High poverty rates and decades of conflict make Afghanistan a particularly challenging, but needful, context for Brooke’s work. Since 2008 we have worked in partnership with DCA Livestock Programs to improve the lives of equines and their owners

Working donkey carrying brushwood for fuel in Afghanistan

Working donkey carrying brushwood for fuel in Afghanistan

Afghanistan at a glance

Population: 35.8 million
Percentage of population living below the national poverty line: 36% 
Number of working donkeys, horses and mules: 1.7 million

Sources: World Bank 2015, World Bank 2011, FAO Livestock Census 2003


Donkeys carrying bundles of brushwood, Band-e-amir, Afghanistan

Continuous droughts and ongoing internal warfare in Afghanistan make this a challenging country to work in. It is estimated that 36 percent of the total population are living below the national poverty line and over 80% of the equine owning communities fall within this category.

Equines in Afghanistan are involved in a variety of work from transporting people and goods, to working in agriculture and brick kilns. They play an important role in supporting the livelihoods of some of Afghanistan’s poorest communities yet many experience extremely poor welfare.

Some of the main welfare issues include poor body condition, harness wounds, external parasitic infestations, colic and lameness.

Many donkeys are involved with collecting bushes from the mountainous area to sell in the towns. They usually set off at 2-3am and they’re not back until 2pm and then they have two hours travelling to the town to sell to the customers.

Dr Naseer Darwish, a facilitator at DCA


Since 2008 we have worked in partnership with the organisation DCA Livestock Programs

DCA currently works in five provinces in Afghanistan; Kabul, Bamyan, Balkh, Samangan and Nangarhar. Its work includes:

  • Strengthening communities' and equine owners’ understanding of equine welfare, especially women who are the main carers of donkeys.
  • Working with local vets, para-vets, farriers, harness-makers and traditional healers to ensure their services meet good animal welfare standards.
  • Supporting local influencers such as religious leaders and school teachers to spread the message of the importance of compassion and good practice in equine welfare.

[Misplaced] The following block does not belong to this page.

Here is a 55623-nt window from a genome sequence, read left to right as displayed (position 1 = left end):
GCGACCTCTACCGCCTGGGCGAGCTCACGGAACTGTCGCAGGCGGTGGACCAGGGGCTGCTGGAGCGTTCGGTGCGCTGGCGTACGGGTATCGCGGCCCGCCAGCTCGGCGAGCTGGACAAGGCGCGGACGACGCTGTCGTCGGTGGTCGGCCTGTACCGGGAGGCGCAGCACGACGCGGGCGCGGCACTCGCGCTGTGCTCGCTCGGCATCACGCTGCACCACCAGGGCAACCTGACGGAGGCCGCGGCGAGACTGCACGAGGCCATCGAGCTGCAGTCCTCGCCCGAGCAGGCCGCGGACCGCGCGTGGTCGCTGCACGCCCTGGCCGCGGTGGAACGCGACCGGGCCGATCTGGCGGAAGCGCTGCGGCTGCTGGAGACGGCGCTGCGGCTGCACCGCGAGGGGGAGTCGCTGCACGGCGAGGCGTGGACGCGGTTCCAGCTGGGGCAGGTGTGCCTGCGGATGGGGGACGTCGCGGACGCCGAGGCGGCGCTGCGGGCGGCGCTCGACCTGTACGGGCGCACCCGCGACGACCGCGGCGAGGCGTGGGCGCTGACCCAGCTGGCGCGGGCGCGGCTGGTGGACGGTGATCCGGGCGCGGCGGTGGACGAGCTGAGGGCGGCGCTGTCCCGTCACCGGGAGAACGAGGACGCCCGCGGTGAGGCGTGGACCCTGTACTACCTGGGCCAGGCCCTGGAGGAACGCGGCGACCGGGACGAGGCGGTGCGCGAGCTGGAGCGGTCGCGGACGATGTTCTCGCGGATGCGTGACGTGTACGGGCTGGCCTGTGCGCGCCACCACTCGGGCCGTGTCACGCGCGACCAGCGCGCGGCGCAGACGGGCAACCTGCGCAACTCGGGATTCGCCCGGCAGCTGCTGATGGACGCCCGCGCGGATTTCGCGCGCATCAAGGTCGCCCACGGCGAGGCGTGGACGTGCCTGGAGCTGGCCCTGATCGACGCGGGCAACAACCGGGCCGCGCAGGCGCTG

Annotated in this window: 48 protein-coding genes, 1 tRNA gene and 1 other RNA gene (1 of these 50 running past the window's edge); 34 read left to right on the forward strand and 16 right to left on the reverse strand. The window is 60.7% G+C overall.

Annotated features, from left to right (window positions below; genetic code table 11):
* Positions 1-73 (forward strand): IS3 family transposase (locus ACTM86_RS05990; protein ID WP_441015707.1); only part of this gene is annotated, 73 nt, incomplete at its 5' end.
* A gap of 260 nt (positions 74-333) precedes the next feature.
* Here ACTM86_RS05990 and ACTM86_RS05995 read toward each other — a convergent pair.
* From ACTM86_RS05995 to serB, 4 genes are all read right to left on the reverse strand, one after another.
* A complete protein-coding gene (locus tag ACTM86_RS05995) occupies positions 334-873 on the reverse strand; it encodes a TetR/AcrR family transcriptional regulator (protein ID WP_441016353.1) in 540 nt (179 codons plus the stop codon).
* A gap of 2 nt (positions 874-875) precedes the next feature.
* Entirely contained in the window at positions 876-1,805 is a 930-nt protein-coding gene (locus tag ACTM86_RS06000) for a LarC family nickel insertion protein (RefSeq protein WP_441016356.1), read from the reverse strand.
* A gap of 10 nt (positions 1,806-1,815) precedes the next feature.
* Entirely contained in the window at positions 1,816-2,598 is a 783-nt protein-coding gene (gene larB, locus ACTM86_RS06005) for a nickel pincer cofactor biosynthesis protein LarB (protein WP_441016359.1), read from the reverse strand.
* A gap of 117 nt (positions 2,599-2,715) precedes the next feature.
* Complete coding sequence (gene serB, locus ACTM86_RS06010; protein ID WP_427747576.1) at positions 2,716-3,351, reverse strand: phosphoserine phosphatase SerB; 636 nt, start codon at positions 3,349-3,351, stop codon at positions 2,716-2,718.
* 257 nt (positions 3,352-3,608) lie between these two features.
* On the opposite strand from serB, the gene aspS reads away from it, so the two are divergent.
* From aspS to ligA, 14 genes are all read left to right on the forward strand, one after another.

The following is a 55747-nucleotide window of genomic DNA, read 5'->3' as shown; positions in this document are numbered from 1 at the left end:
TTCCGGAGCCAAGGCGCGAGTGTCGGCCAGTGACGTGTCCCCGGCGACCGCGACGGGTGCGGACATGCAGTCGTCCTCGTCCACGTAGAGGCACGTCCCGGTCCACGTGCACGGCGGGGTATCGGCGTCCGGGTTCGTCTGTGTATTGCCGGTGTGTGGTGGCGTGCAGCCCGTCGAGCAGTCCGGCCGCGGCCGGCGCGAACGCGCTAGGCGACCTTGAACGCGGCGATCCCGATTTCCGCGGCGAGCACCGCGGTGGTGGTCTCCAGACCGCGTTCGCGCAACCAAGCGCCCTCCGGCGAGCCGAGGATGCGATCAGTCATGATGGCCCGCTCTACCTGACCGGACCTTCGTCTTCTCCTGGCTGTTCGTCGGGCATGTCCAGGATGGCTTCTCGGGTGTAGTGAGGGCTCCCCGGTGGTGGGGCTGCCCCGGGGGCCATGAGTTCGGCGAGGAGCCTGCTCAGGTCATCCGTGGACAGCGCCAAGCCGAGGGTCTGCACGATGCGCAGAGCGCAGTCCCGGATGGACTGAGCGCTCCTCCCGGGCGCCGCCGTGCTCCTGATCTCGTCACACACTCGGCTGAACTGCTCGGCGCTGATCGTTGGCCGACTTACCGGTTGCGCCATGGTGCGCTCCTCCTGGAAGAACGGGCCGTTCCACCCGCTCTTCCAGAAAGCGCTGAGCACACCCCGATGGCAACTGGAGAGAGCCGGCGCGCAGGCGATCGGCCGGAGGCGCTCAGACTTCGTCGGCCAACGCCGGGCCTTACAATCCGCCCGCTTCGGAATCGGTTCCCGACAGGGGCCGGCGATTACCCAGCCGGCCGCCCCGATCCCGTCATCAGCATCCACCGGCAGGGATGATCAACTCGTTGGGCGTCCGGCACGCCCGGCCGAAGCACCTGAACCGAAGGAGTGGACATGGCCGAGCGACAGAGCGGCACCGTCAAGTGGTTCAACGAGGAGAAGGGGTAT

• Working with relevant government ministries to make a case for greater attention and recognition of the role of working animals in supporting people's livelihoods.
Children receiving training on animal welfare and compassion, Afghanistan

Village children receiving training in animal welfare and compassion

Working with children

One of the biggest strengths of the Afghanistan programme is DCA's work with children - an important group because culturally they are able to interact with both male and female owners and so can go into the homes of others in their community to assess the welfare of equines and report back to their elders during village group meetings. Many of these children handle animals or grow up to be in charge of them, and the attitudes they adopt will stay with them into adulthood.

DCA has set up child volunteer groups and printed children's books in conjunction with role-play exercises to educate children in good equine welfare practice.

Behavioural change amongst children is a sustainable way of improving equine welfare. Two of the volunteer children, who are now adults, are currently leading the adult welfare groups in their villages.

Haroon Nessar, Project Manager

Working with tradition

DCA also works with traditional and religious leaders who play a key role in shaping public opinion in Afghanistan. 

Their work with these influencers aims to build understanding of the importance of compassion and good practice in equine welfare so they can spread positive animal welfare messages to the public through talks and speeches at mosques.

Make a difference to working horses, donkeys and mules


Dr Naseer Darwish, a facilitator at DCA, explains what it’s like to work to improve the welfare of Afghanistan’s equines.

Brooke has been working in partnership with Animal Health Training and Consultancy Service (AHTCS) since 2007 to help improve the working conditions and welfare of horses and donkeys in Nepal’s poorest communities

At 228,000, Guatemala has the highest number of equines in Central America. We have worked in country since 2006, through a partnership with Equinos Sanos para el Pueblo (ESAP)

We also work through a variety of smaller projects carried out in partnership through our Innovation Fund, a fund which exists to address persistent problems affecting working equids around the world in new and effective ways